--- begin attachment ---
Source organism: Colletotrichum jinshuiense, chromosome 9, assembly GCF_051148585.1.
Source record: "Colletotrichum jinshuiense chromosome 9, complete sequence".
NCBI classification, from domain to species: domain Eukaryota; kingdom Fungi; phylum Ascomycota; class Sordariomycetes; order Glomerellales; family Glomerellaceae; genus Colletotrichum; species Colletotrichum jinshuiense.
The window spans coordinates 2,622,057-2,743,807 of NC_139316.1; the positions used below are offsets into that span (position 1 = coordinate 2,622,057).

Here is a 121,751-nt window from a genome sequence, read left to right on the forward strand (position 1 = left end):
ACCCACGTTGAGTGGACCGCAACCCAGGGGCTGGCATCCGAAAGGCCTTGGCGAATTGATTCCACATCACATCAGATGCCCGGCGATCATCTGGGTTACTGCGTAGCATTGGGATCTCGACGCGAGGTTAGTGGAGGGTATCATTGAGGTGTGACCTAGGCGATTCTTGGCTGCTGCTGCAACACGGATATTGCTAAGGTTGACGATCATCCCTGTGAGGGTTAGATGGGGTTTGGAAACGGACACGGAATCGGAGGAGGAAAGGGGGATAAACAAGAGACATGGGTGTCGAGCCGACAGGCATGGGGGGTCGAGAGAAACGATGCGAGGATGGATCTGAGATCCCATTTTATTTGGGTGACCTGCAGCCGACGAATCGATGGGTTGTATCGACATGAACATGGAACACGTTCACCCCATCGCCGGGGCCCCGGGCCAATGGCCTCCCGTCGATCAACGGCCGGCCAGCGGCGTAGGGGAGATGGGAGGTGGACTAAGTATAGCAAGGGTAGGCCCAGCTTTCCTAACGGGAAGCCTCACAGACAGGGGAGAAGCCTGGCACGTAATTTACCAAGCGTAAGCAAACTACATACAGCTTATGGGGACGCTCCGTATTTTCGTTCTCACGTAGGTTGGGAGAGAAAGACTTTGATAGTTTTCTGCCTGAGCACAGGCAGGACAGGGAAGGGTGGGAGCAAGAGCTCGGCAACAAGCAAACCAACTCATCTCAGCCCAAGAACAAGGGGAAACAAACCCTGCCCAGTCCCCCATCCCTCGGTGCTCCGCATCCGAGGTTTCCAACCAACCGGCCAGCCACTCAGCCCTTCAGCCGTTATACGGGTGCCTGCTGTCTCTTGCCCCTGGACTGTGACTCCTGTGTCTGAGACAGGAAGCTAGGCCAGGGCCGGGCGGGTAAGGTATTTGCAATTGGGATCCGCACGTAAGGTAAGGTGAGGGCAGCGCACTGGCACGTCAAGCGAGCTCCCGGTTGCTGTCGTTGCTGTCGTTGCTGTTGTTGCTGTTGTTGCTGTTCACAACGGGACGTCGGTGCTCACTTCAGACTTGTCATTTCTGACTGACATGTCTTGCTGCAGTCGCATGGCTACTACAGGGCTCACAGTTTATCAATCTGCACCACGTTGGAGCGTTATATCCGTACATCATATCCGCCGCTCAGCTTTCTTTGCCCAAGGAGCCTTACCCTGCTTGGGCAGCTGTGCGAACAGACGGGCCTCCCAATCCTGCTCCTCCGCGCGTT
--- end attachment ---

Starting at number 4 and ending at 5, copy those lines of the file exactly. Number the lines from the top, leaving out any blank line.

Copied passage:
The window spans coordinates 2,622,057-2,743,807 of NC_139316.1; the positions used below are offsets into that span (position 1 = coordinate 2,622,057).

Here is a 121,751-nt window from a genome sequence, read left to right on the forward strand (position 1 = left end):